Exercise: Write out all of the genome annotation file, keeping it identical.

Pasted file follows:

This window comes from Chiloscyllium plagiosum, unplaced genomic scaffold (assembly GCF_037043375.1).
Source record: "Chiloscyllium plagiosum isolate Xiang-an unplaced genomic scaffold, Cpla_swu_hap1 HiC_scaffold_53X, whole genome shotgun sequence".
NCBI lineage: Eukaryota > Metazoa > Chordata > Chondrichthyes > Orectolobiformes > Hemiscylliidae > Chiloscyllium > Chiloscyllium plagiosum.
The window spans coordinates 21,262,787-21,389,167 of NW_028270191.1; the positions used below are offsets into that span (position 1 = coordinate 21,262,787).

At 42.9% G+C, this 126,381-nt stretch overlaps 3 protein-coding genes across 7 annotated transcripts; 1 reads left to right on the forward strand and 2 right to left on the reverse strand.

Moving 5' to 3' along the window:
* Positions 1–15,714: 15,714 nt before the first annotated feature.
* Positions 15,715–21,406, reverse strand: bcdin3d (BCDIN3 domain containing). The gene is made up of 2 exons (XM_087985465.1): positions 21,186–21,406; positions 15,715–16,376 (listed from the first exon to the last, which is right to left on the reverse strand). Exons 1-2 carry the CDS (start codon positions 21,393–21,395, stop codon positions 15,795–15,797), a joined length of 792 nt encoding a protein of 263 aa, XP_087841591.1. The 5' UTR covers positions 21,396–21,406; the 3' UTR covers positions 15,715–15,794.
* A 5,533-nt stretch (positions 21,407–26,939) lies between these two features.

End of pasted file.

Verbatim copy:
This window comes from Chiloscyllium plagiosum, unplaced genomic scaffold (assembly GCF_037043375.1).
Source record: "Chiloscyllium plagiosum isolate Xiang-an unplaced genomic scaffold, Cpla_swu_hap1 HiC_scaffold_53X, whole genome shotgun sequence".
NCBI lineage: Eukaryota > Metazoa > Chordata > Chondrichthyes > Orectolobiformes > Hemiscylliidae > Chiloscyllium > Chiloscyllium plagiosum.
The window spans coordinates 21,262,787-21,389,167 of NW_028270191.1; the positions used below are offsets into that span (position 1 = coordinate 21,262,787).

At 42.9% G+C, this 126,381-nt stretch overlaps 3 protein-coding genes across 7 annotated transcripts; 1 reads left to right on the forward strand and 2 right to left on the reverse strand.

Moving 5' to 3' along the window:
* Positions 1–15,714: 15,714 nt before the first annotated feature.
* Positions 15,715–21,406, reverse strand: bcdin3d (BCDIN3 domain containing). The gene is made up of 2 exons (XM_087985465.1): positions 21,186–21,406; positions 15,715–16,376 (listed from the first exon to the last, which is right to left on the reverse strand). Exons 1-2 carry the CDS (start codon positions 21,393–21,395, stop codon positions 15,795–15,797), a joined length of 792 nt encoding a protein of 263 aa, XP_087841591.1. The 5' UTR covers positions 21,396–21,406; the 3' UTR covers positions 15,715–15,794.
* A 5,533-nt stretch (positions 21,407–26,939) lies between these two features.